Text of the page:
CAIRO: A police official testifying at the trial of ousted president Hosni Mubarak said he heard over wireless networks “unilateral” orders to deploy firearms to protect the Ministry of Interior headquarters on Jan. 28.
Witnesses for the prosecution appeared before the court for the first time in the third session of the trial of ousted president Hosni Mubarak.
Mubarak was wheeled in on a stretcher and appeared behind the iron-mesh dock at the Police Academy.
Criminal case 1227 brought together Mubarak his two sons Alaa and Gamal, former interior minister Habib El-Adly and six of his aides.
Tension erupted several times between the families of the martyrs and lawyers representing them and Mubarak supporters inside the court.
The hearing was disrupted several times as increasingly frustrated presiding judge Ahmed Refaat lost his temper at hecklers.
The session opened with the regular calling of names of defendants.
When asked by the judge, Mubarak’s lawyer Farid El-Deeb confirmed that he received the documents he had requested from the ambulance authority in the previous session.
El-Deeb made a new request from the court asking it to authorize the release of documents from the South Sinai governorate detailing the ownership of plots of land exceeding 10,000 square km in Sharm El-Sheikh between 1988 and 2010 which were not given to Hussein Salem.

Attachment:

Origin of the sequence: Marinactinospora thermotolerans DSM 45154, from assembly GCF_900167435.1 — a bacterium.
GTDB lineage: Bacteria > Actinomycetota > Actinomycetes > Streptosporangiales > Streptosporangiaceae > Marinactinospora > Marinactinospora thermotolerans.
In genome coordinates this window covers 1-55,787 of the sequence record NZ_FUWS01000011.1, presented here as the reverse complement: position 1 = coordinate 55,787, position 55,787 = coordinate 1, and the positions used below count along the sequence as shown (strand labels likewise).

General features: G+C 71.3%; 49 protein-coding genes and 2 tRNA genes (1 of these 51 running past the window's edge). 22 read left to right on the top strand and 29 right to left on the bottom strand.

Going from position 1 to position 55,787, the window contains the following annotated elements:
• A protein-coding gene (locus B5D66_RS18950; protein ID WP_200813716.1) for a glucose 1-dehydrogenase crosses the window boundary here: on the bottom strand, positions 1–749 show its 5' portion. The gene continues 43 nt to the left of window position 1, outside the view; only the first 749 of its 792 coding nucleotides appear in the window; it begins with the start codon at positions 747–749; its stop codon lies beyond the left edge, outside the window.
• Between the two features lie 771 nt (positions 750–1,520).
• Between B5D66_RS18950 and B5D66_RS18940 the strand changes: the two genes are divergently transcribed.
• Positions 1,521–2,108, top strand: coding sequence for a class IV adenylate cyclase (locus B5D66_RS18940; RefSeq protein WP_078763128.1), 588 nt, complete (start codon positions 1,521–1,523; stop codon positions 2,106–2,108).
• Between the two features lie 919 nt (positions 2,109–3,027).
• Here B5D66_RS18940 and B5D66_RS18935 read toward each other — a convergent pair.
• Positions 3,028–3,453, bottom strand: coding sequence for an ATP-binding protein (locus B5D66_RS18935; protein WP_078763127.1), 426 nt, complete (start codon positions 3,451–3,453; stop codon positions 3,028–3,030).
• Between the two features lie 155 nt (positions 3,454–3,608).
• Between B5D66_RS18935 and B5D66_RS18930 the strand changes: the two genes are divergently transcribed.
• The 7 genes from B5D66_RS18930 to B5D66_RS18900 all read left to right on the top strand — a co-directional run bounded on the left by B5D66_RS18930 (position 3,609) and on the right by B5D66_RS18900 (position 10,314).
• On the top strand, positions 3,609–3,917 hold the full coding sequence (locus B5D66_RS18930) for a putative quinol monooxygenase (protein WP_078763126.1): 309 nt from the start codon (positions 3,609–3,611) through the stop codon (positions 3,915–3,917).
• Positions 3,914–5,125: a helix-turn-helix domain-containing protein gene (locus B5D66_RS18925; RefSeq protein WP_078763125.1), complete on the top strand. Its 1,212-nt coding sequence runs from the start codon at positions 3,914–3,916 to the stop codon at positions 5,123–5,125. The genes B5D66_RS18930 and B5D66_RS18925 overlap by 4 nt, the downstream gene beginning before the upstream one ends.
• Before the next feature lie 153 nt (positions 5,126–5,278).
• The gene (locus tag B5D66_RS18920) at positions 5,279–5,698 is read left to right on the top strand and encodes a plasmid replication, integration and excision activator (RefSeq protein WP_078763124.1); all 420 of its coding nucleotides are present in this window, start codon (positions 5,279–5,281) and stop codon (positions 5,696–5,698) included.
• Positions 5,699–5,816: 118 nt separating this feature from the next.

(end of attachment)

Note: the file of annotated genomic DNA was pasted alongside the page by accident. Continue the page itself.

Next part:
He requested details of the size of the land and the purpose of its usage.
This request is related to charges that Mubarak had helped his crony Salem profiteer through the illegal direct allocation of prime real estate in return for villas in Sharm El-Sheikh.
Other lawyers for the defense requested the meeting minutes of a Jan. 22 Cabinet meeting allegedly held to set the strategy for confronting the planned Jan. 25 protest.
One volunteer for the defense attending on behalf of Mubarak, lawyer Salwa El-Sobey, told Daily News Egypt that Mubarak did not give orders to kill protesters and that “almost 300 witnesses will be summoned in his defense.”
She claimed that there are documents proving that all firearms had been returned to police headquarters before Jan. 28 and that no orders were given for the police to retreat.
The judge summoned four witnesses: General Hussein Said as well as police officials Emad Badry, Bassem Hassan and Mahmoud Galal Abdel Hamid.
Said, who is the former head of a wireless communication unit of the central security agency, was asked to appear on the witness stand while three others were sent to an isolated area so as not to hear the first witness’ testimonies.